This week in Jerusalem: Park or parking?

A weekly round-up of city affairs.

 SACHER PARK in snow, Jan. 2022; Gan Sipur cafe is in the background. (photo credit: OLIVIER FITOUSSI/FLASH90)
SACHER PARK in snow, Jan. 2022; Gan Sipur cafe is in the background.
(photo credit: OLIVIER FITOUSSI/FLASH90)

Park or parking?

Residents are complaining that in recent months, Sacher Park has become an active motoring hub, with officials of the park’s upgrade works driving vehicles on the paths intended for pedestrians and endangering children.

Sacher Park is the largest green lung in the city. It attracts diverse populations and is used for leisure and recreation. Parents with children go to the park to walk around in peace, away from the hustle and bustle of the city. The park provides a safe environment, where children can run safely on the paths. Thus, cars and motorcycles have always been prohibited there. 

Along with the upgrading that the park is currently undergoing, the municipality established a department whose job it is to maintain and nurture the grounds.

However, residents of the neighborhood are complaining that instead of keeping the park a safe and sustainable space, municipal employees have built offices and a private parking lot for themselves, surrounded by a high fence, which serve the new managers. In the parking lot, next to the restrooms, the park workers, the owners of the café, and visitors to the park are now parking their cars there.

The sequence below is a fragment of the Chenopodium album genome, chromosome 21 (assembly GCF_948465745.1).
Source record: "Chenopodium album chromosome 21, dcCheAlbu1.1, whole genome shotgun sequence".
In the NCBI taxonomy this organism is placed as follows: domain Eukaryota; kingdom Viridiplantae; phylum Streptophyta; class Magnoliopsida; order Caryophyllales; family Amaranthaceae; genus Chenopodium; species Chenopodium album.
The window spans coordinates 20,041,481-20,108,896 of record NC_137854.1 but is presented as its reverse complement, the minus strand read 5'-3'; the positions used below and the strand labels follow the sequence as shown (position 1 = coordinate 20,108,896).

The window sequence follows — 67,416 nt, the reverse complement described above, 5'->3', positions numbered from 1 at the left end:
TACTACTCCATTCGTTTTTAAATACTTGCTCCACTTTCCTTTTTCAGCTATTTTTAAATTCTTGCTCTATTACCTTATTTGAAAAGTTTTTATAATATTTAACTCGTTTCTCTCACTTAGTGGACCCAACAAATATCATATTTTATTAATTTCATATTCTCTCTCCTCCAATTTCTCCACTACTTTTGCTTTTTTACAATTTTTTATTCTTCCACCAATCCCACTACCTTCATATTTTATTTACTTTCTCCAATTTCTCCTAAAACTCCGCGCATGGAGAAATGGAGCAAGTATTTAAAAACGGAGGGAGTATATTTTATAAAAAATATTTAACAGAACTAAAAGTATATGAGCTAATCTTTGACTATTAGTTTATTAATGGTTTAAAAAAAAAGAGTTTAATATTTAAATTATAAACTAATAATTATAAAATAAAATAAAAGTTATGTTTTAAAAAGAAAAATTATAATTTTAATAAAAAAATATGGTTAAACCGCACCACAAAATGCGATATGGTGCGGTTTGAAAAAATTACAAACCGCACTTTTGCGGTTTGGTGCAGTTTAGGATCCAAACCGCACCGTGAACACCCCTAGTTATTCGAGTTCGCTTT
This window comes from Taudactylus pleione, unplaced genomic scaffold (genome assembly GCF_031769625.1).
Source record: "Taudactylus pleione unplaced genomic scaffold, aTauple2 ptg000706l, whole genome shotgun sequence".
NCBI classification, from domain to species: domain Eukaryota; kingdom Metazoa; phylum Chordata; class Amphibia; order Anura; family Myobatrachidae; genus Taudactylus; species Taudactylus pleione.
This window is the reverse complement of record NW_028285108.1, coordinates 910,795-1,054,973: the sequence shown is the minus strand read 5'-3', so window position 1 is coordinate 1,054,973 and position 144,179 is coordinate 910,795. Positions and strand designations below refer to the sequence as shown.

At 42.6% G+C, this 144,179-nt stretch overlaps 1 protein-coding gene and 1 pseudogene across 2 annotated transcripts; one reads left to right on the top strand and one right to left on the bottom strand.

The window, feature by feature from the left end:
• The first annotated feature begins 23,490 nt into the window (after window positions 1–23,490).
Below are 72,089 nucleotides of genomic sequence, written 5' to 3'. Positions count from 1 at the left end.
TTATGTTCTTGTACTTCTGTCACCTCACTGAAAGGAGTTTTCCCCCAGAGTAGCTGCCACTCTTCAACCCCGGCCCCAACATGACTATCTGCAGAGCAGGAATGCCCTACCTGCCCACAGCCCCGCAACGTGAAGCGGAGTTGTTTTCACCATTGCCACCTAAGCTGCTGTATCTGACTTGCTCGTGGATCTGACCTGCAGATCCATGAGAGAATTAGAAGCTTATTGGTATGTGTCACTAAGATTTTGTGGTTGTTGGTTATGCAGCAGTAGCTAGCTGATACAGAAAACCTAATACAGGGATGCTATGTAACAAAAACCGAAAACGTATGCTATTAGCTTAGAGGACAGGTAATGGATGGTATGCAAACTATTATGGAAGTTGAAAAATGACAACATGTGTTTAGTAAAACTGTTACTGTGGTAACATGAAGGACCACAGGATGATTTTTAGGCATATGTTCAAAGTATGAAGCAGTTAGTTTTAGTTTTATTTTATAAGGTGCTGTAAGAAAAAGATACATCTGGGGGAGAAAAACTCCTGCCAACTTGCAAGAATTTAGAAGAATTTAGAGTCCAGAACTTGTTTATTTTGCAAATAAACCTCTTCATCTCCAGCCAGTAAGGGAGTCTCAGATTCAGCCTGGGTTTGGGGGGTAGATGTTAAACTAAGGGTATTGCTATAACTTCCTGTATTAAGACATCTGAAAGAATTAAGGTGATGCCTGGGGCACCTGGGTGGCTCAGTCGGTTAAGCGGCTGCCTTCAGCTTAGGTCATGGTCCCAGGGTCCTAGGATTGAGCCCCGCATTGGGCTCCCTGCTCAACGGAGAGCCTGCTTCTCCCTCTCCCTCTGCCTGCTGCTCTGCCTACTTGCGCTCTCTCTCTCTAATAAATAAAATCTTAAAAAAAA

Residents request that if there has been a change in the use of the area to enable parking, the municipality must present such a permit to the public. The matter is now in the hands of the local council.

Jerusalem City Council member Aryeh King poses for a picture in the east Jerusalem neighborhood of Silwan, in Jerusalem on October 22, 2014 (credit: YONATAN SINDEL/FLASH90)Jerusalem City Council member Aryeh King poses for a picture in the east Jerusalem neighborhood of Silwan, in Jerusalem on October 22, 2014 (credit: YONATAN SINDEL/FLASH90)

Climbing the walls 

The tallest climbing wall in Jerusalem, at a height of 10 meters, was inaugurated last week. It is located next to the Barmon community pub near the East Talpiot (Armon Hanatziv) neighborhood community center. Climbing classes will soon be available for all ages.

The wall, a collaboration between the Jerusalem Municipality and the local council, will be open to residents of the neighborhood and visitors alike.

Cash for trash

Through a quite unusual but generous offer, Deputy Mayor Aryeh King has found a solution to combat residents littering in public spaces.

King, who holds the environmental portfolio in the municipality, announced on his Facebook page that “even though the municipality has increased enforcement, the ugly phenomenon of petty criminals who litter public space still exists.” 

All you have to do is document littering in a public space, send the documentation to King, and receive a reward of NIS 500.

King emphasizes that the NIS 500 he is ready to give residents who document such cases is a personal gift from him and does not come from the municipality’s funds.

“Anyone who records on camera a criminal who throws any kind of waste in a public space in Jerusalem will receive NIS 500 from me personally, in recognition of... caring for the environment.” 

Here’s how to do it: Take a photo of the offender’s license number and of the waste when it is on the ground, send the exact location of the place where the crime was committed... and collect the cash.

The initiative is limited to 10 cases per month, and only the first person to report each one will receive the NIS 500.

Working to expand leisure activities